Jude (Part 1)

Jude (Part 1)

Let me start here: if you have not read Jude (an introduction), stop now and go read it . . . it will make more sense that way. However, as a reminder to those who did read it let me refresh your memory. Jude is one of four brothers of Jesus and at some point led the Church in Jerusalem. He came to faith after Jesus’ resurrection. This same Jude then pens this letter and it is powerful! As a call to repentance, as a reminder of judgment, and as a warning to stay alert as we contend for the faith.

He doesn’t waste time with small talk, antidotes, or gibber, he is very matter-of-fact. In the verses, we will look at this week, we will see his heart, and his understanding as the brother of Jesus and leader of the Church. Let’s look at verse 5, “Now I desire to remind you, though you know all things once for all, that the Lord, after saving a people out of the land of Egypt, subsequently destroyed those who did not believe.” Here is an interesting point, there are a couple manuscripts out there as well as a few versions of the Bible that use “Jesus” in place of “the Lord”. Could these early manuscripts be more accurate to Jude’s point? i think so. Jude had come to an understanding of who Jesus was and was not ashamed of it.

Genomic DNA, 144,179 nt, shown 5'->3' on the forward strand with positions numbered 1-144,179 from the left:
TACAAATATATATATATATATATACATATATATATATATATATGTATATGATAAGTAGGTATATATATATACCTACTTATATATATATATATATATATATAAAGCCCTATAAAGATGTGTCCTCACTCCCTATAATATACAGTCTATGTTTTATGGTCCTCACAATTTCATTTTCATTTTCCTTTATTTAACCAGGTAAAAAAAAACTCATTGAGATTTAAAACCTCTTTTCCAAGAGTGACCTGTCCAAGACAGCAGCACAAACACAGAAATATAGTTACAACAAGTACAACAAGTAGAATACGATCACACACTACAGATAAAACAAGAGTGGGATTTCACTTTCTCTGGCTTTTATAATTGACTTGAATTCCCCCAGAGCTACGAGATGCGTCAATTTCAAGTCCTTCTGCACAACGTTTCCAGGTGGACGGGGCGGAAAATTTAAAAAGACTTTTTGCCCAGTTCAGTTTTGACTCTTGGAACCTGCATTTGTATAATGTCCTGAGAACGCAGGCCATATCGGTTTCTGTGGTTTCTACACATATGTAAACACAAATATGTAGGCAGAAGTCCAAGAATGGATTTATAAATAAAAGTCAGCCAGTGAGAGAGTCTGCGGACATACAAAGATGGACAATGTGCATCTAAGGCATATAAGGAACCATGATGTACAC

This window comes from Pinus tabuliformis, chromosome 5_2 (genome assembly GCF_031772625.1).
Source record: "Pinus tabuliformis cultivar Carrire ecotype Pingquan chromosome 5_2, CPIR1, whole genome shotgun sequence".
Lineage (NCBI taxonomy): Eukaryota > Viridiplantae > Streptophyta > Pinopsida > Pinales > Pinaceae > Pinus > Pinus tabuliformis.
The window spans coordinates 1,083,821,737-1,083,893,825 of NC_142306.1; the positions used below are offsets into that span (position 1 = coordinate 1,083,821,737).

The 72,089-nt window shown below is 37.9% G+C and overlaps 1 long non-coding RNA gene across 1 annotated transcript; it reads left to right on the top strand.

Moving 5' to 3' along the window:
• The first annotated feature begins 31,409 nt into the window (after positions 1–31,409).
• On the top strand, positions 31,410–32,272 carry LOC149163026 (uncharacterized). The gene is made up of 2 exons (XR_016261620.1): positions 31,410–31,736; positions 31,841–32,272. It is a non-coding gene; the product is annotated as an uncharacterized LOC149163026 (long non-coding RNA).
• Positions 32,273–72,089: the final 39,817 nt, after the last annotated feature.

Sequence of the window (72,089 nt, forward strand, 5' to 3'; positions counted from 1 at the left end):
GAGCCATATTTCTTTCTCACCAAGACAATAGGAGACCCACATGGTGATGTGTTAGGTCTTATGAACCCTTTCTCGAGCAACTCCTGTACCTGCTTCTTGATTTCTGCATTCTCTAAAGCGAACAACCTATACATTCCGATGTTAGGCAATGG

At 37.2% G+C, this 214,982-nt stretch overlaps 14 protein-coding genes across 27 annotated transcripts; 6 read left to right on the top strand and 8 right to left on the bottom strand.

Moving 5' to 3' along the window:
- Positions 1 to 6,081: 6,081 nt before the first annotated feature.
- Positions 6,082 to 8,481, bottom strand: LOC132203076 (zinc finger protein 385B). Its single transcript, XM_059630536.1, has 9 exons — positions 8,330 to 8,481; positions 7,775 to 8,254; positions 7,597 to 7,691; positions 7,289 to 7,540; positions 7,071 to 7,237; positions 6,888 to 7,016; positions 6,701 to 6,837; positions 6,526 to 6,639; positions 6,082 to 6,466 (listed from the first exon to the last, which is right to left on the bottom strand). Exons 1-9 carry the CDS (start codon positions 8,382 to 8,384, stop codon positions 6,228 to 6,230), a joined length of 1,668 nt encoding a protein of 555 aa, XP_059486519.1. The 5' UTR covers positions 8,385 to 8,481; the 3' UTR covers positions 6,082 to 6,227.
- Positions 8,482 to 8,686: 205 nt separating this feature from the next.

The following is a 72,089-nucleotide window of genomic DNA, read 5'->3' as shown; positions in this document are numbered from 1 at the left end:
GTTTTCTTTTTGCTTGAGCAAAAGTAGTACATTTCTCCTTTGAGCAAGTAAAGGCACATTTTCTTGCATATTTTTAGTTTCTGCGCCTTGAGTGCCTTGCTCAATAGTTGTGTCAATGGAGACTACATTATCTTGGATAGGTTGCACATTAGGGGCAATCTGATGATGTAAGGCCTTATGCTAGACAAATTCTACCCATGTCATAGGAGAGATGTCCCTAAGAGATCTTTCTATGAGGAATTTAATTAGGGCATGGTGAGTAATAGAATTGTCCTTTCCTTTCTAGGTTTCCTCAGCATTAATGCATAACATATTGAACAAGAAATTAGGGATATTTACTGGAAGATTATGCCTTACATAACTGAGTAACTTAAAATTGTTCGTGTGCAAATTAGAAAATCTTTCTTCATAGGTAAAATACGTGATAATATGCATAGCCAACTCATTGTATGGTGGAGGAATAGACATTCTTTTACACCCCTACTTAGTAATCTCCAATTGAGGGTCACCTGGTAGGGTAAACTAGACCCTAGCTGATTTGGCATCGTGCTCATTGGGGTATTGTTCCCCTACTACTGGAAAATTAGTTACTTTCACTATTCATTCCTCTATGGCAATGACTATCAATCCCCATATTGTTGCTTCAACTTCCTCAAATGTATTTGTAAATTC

We love grace, i love grace. We preach grace, i preach grace, and it is glorious! However, we mustn’t lose sight of Jesus. Jesus, actively a part of the Old Testament, who is the same yesterday, today and forever, saves us by His cross. He leads us free from the chains of sin, out of bondage and into freedom. As the Israelites out of Egypt and still, subsequently (lit. the second time) He destroys those who did not believe. Folks, there is judgment. There is a hell and it has been preached since the formation of the Church. Do not be led astray. We must continue to contend for the faith in a world that would pervert the grace of God, even some in the Church.

Now I desire to remind you, though you know all things once for all, that [e]the Lord, after saving a people out of the land of Egypt, [f]subsequently destroyed those who did not believe. And angels who did not keep their own domain, but abandoned their proper abode, He has kept in eternal bonds under darkness for the judgment of the great day, just as Sodom and Gomorrah and the cities around them, since they in the same way as these indulged in gross immorality and went after [g]strange flesh, are exhibited as an [h]example in undergoing the punishment of eternal fire. (NASB)